Objectives The outbreak of COVID-19 posed the issue of urgently identifying treatment strategies. Colchicine was considered for this purpose based on well-recognised anti-inflammatory effects and potential antiviral properties. In the present study, colchicine was proposed to patients with COVID-19, and its effects compared with ‘standard-of-care’ (SoC).
Methods In the public hospital of Esine, northern Italy, 140 consecutive inpatients, with virologically and radiographically confirmed COVID-19 admitted in the period 5–19 March 2020, were treated with ‘SoC’ (hydroxychloroquine and/or intravenous dexamethasone; and/or lopinavir/ritonavir). They were compared with 122 consecutive inpatients, admitted between 19 March and 5 April 2020, treated with colchicine (1 mg/day) and SoC (antiviral drugs were stopped before colchicine, due to potential interaction).
Results Patients treated with colchicine had a better survival rate as compared with SoC at 21 days of follow-up (84.2% (SE=3.3%) vs 63.6% (SE=4.1%), p=0.001). Cox proportional hazards regression survival analysis showed that a lower risk of death was independently associated with colchicine treatment (HR=0.151 (95% CI 0.062 to 0.368), p<0.0001), whereas older age, worse PaO2/FiO2, and higher serum levels of ferritin at entry were associated with a higher risk.
Conclusion This proof-of-concept study may support the rationale of use of colchicine for the treatment of COVID-19. Efficacy and safety must be determined in controlled clinical trials.
- anti-inflammatory agents, non-steroidal
- antirheumatic agents
- communicable diseases, imported
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- anti-inflammatory agents, non-steroidal
- antirheumatic agents
- communicable diseases, imported
What is already known about this subject?
Considering the hypothesis that COVID-19 in its worst manifestations resembles a secondary, viral-driven haemophagocitic lymphohistiocytosis syndrome, a rationale for the use of antirheumatic drugs that are used for autoinflammatory disease have been placed in the algorithm of treatment.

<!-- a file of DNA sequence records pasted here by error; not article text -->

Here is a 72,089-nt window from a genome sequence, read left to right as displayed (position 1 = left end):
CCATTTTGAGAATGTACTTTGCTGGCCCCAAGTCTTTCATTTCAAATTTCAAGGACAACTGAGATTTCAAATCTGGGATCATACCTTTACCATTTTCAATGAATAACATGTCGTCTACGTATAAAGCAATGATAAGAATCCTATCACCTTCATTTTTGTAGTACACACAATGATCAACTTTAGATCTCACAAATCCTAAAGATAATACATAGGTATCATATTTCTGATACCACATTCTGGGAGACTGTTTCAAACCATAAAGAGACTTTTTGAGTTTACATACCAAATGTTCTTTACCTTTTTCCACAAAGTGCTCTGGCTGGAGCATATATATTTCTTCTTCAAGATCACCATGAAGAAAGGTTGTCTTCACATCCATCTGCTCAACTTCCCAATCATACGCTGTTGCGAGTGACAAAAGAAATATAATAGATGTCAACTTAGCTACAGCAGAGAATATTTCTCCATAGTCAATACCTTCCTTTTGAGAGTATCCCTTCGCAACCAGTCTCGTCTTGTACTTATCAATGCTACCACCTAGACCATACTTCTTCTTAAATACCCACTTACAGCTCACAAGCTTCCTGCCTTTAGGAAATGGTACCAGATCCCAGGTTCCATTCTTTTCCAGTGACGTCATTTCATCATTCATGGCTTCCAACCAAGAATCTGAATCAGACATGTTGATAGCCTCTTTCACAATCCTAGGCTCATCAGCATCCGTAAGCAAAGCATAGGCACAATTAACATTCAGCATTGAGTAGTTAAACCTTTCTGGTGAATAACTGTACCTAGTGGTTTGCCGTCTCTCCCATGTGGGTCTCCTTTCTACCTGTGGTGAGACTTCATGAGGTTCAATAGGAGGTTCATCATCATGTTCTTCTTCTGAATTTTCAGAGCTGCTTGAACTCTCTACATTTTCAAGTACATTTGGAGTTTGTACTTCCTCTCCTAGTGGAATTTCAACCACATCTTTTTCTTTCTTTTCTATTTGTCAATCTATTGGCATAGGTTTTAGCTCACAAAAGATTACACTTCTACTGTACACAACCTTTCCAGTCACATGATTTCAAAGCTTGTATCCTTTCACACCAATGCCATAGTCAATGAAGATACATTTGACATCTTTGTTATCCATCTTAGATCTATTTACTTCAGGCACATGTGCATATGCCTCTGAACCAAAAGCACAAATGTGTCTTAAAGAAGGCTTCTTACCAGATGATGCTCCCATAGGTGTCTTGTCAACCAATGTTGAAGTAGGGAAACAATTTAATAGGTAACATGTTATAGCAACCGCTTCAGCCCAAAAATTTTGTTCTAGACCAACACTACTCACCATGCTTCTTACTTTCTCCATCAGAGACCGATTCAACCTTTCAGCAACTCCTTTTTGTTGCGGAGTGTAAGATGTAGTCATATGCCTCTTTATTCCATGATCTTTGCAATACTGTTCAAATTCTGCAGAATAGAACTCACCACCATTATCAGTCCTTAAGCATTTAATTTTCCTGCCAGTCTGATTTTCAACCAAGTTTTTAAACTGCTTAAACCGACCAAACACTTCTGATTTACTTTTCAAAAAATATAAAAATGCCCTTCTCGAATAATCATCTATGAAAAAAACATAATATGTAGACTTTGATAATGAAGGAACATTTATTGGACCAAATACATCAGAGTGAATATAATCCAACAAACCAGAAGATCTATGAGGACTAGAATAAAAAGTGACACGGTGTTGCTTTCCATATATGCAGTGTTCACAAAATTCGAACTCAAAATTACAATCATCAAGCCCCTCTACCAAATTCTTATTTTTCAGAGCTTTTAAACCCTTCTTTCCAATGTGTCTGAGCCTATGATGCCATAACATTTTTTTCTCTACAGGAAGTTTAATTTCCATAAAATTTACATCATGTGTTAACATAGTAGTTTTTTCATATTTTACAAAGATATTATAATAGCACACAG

What does this study add?
Based on anti-inflammatory and potential antiviral properties, colchicine was administered to hospitalised patients with COVID-19 pneumonia and acute respiratory distress syndrome (ARDS).
The survival rate of patients treated with colchicine was significantly higher as compared with that of patients treated with standard of care only (84.2% vs 63.6%).
How might this impact on clinical practice or future developments?
This proof-of-concept study supports the rationale of testing colchicine in clinical trials for the treatment of COVID-19 pneumonia with ARDS.
Since February 2020, the epidemic of COVID-19 has severely affected Lombardy, a region in Northern Italy, where hospitals were faced with the need for quick reorganisation and increased demand for critical care.1 This emergency posed urgent questions for treatment strategies. The main challenge was to understand the natural course of the disease, which is triggered by viral infection but may evolve into uncontrolled inflammation causing lung damage and progression into acute respiratory distress syndrome (ARDS). A subgroup of patients with severe COVID-19 might have a hyperinflammatory syndrome (HIS).2 Based on the assumption that a ‘cytokine storm’ drives the progression of the disease, the anti-interleukin-6 receptor monoclonal antibody tocilizumab has been used in 20 patients in China.3 It has been suggested that there may be a ‘window of opportunity’ for downmodulating the immune response against the virus, without preventing its clearance.4 In this context, colchicine, an old anti-inflammatory drug, may play a role in reverting the disease course of COVID-19.
Colchicine is an alkaloid derived from Colchicum autumnale,5 currently considered as the first-line treatment for autoinflammatory syndromes, such as gout, recurrent pericarditis, familiar Mediterranean fever, Behçet’s syndrome and others.6 Colchicine inhibits the formation of microtubules, thus affecting a variety of cellular processes.7 Microtubule functionality was demonstrated to be crucial for coronavirus infection and intracellular vacuole formation in vitro.8 Colchicine interferes with several inflammatory pathways including adhesion and recruitment of neutrophils, superoxide production and inflammasome activation by acting on the cytokine network through the inhibition of IL-1beta.5
The benefits of colchicine were described in different viral-mediated inflammatory conditions such as EBV/CMV-induced myocarditis,9 pericarditis triggered by influenza B,10 interstitial pneumonia of unknown origin11 and interstitial pneumonia caused by autoimmune process.12
The side effect profile of colchicine is widely known, with gastrointestinal symptoms occurring in up to 17% of patients, while severe organ manifestations being rare.13
Based on the identification of HIS in patients with COVID-19 pneumonia and the anti-inflammatory properties of colchicine, we postulated the rationale of use of colchicine in patients admitted to the hospital for COVID-19.